Opioid Overdoses Fuel Rise in Accidental Deaths
Opioid overdoses are fueling a sharp increase in accidental deaths in the United States, according to a new report by the National Safety Council.
Researchers have found that nonsmoking pregnant women exposed to secondhand smoke at home or at work are significantly more likely to have a stillborn birth or a child with a birth defect — and suggest men quit smoking before trying to have a baby — the BBC reported March 11.
Researchers at the University of Nottingham in the U.K. reviewed 19 studies to determine whether passive smoking affected the rates at which nonsmoking pregnant women experienced “spontaneous abortion, perinatal and neonatal death, stillbirth, and congenital malformations,” according to the study abstract.
They found that women exposed to 10 or more cigarettes a day were 23 percent more likely to have a stillborn birth, and 13 percent more likely to have a baby with a congenital malformation. The risks of miscarriage or death of the newborn did not increase.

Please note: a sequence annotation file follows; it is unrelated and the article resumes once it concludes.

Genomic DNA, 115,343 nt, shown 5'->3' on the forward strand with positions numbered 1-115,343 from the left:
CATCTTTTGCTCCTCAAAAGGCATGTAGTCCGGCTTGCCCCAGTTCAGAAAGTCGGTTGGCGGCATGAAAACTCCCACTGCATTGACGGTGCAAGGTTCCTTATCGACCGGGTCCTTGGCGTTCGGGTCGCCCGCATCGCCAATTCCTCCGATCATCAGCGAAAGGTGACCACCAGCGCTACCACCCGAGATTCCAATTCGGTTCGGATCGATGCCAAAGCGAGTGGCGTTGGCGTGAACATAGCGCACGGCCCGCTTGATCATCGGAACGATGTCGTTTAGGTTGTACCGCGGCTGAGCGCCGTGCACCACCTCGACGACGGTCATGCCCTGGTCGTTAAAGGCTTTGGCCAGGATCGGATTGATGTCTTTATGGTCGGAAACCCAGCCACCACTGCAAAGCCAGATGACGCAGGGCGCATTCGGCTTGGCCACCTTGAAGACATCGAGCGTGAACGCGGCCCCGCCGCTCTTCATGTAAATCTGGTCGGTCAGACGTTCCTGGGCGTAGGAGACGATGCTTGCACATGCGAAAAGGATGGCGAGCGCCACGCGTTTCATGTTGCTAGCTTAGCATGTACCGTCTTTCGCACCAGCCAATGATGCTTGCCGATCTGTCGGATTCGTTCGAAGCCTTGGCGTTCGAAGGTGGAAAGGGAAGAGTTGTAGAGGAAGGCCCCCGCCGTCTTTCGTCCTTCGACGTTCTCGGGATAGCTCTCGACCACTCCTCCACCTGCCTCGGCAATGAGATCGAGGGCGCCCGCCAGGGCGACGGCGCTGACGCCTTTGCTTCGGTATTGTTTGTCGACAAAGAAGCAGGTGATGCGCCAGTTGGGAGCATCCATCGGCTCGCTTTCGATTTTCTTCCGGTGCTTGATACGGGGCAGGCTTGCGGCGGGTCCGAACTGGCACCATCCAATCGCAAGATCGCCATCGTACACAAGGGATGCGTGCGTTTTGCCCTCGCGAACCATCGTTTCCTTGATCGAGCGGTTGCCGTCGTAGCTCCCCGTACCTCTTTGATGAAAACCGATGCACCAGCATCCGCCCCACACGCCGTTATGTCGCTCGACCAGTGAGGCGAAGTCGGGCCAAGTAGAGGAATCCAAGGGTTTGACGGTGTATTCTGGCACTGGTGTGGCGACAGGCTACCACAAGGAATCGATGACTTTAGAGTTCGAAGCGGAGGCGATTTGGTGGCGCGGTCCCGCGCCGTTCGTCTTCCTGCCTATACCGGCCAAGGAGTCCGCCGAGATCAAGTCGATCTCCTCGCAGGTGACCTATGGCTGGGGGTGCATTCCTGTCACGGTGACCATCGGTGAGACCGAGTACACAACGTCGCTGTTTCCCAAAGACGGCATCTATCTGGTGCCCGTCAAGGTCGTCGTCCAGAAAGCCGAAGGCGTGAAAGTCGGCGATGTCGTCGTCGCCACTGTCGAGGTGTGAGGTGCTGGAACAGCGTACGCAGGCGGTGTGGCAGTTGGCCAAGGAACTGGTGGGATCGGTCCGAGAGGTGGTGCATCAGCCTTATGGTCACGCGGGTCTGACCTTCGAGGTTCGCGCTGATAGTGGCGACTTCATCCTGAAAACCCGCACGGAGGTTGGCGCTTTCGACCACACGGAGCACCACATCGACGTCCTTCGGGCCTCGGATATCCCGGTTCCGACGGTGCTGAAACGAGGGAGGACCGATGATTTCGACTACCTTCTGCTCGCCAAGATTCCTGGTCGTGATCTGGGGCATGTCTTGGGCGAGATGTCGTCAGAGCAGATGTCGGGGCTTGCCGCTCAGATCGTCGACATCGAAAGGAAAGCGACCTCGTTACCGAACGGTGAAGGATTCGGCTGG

“It is vital that women are made aware of the possible risks associated with second-hand smoke and alert those around them of the impact it could potentially have on the health of their unborn baby,” said Andrew Shennan, a professor of obstetrics at St. Thomas' Hospital in London.
What remained unclear was which mattered more: exposure to secondhand smoke, or the impact of cigarette smoking on the father's sperm.
“What we still don't know is whether it is the effect of sidestream smoke that the woman inhales that increases these particular risks or whether it is the direct effect of mainstream smoke that the father inhales during smoking that affects sperm development, or possibly both,” said Dr Jo Leonardi-Bee of the University of Nottingham, who led the study.
“More research is needed into this issue although we already know that smoking does have an impact on sperm development, so it is very important that men quit smoking before trying for a baby.”
The study, “Secondhand Smoke and Adverse Fetal Outcomes in Nonsmoking Pregnant Women: A Meta-analysis,” was published online in Pediatrics on March 7, 2011.